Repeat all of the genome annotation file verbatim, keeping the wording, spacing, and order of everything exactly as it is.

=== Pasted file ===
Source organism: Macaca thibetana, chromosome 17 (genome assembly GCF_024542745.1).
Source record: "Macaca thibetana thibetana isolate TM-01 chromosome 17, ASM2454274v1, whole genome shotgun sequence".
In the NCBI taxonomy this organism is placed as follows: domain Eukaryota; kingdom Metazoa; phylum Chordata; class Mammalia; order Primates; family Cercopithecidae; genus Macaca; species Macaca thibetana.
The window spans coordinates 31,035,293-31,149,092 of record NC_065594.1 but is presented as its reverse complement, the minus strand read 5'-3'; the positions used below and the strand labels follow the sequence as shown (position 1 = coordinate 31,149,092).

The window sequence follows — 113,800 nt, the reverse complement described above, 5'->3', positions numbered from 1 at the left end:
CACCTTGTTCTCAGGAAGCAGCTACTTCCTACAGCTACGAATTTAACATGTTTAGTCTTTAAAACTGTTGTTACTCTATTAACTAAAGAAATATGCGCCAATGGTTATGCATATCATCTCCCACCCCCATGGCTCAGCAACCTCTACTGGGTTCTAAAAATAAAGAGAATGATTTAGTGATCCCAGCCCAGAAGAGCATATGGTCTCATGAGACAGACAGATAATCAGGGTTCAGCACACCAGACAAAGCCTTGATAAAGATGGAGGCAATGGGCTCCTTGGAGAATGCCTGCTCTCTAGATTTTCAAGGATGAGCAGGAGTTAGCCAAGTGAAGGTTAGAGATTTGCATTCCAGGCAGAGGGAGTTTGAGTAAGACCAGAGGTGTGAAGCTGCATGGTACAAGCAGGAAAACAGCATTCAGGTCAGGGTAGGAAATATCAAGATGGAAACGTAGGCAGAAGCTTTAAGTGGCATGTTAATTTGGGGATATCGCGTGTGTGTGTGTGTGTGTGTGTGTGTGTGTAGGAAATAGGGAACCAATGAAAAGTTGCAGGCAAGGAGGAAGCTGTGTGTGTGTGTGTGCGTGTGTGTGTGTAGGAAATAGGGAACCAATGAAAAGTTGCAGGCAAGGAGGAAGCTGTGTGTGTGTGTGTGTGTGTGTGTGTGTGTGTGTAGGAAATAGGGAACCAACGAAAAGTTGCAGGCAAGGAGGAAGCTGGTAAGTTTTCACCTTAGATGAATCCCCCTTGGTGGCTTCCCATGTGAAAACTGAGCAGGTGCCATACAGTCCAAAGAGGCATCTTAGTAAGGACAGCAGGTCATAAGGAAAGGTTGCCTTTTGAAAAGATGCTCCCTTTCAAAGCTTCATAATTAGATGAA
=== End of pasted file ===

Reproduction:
Source organism: Macaca thibetana, chromosome 17 (genome assembly GCF_024542745.1).
Source record: "Macaca thibetana thibetana isolate TM-01 chromosome 17, ASM2454274v1, whole genome shotgun sequence".
In the NCBI taxonomy this organism is placed as follows: domain Eukaryota; kingdom Metazoa; phylum Chordata; class Mammalia; order Primates; family Cercopithecidae; genus Macaca; species Macaca thibetana.
The window spans coordinates 31,035,293-31,149,092 of record NC_065594.1 but is presented as its reverse complement, the minus strand read 5'-3'; the positions used below and the strand labels follow the sequence as shown (position 1 = coordinate 31,149,092).

The window sequence follows — 113,800 nt, the reverse complement described above, 5'->3', positions numbered from 1 at the left end:
CACCTTGTTCTCAGGAAGCAGCTACTTCCTACAGCTACGAATTTAACATGTTTAGTCTTTAAAACTGTTGTTACTCTATTAACTAAAGAAATATGCGCCAATGGTTATGCATATCATCTCCCACCCCCATGGCTCAGCAACCTCTACTGGGTTCTAAAAATAAAGAGAATGATTTAGTGATCCCAGCCCAGAAGAGCATATGGTCTCATGAGACAGACAGATAATCAGGGTTCAGCACACCAGACAAAGCCTTGATAAAGATGGAGGCAATGGGCTCCTTGGAGAATGCCTGCTCTCTAGATTTTCAAGGATGAGCAGGAGTTAGCCAAGTGAAGGTTAGAGATTTGCATTCCAGGCAGAGGGAGTTTGAGTAAGACCAGAGGTGTGAAGCTGCATGGTACAAGCAGGAAAACAGCATTCAGGTCAGGGTAGGAAATATCAAGATGGAAACGTAGGCAGAAGCTTTAAGTGGCATGTTAATTTGGGGATATCGCGTGTGTGTGTGTGTGTGTGTGTGTGTGTGTAGGAAATAGGGAACCAATGAAAAGTTGCAGGCAAGGAGGAAGCTGTGTGTGTGTGTGTGCGTGTGTGTGTGTAGGAAATAGGGAACCAATGAAAAGTTGCAGGCAAGGAGGAAGCTGTGTGTGTGTGTGTGTGTGTGTGTGTGTGTGTGTAGGAAATAGGGAACCAACGAAAAGTTGCAGGCAAGGAGGAAGCTGGTAAGTTTTCACCTTAGATGAATCCCCCTTGGTGGCTTCCCATGTGAAAACTGAGCAGGTGCCATACAGTCCAAAGAGGCATCTTAGTAAGGACAGCAGGTCATAAGGAAAGGTTGCCTTTTGAAAAGATGCTCCCTTTCAAAGCTTCATAATTAGATGAA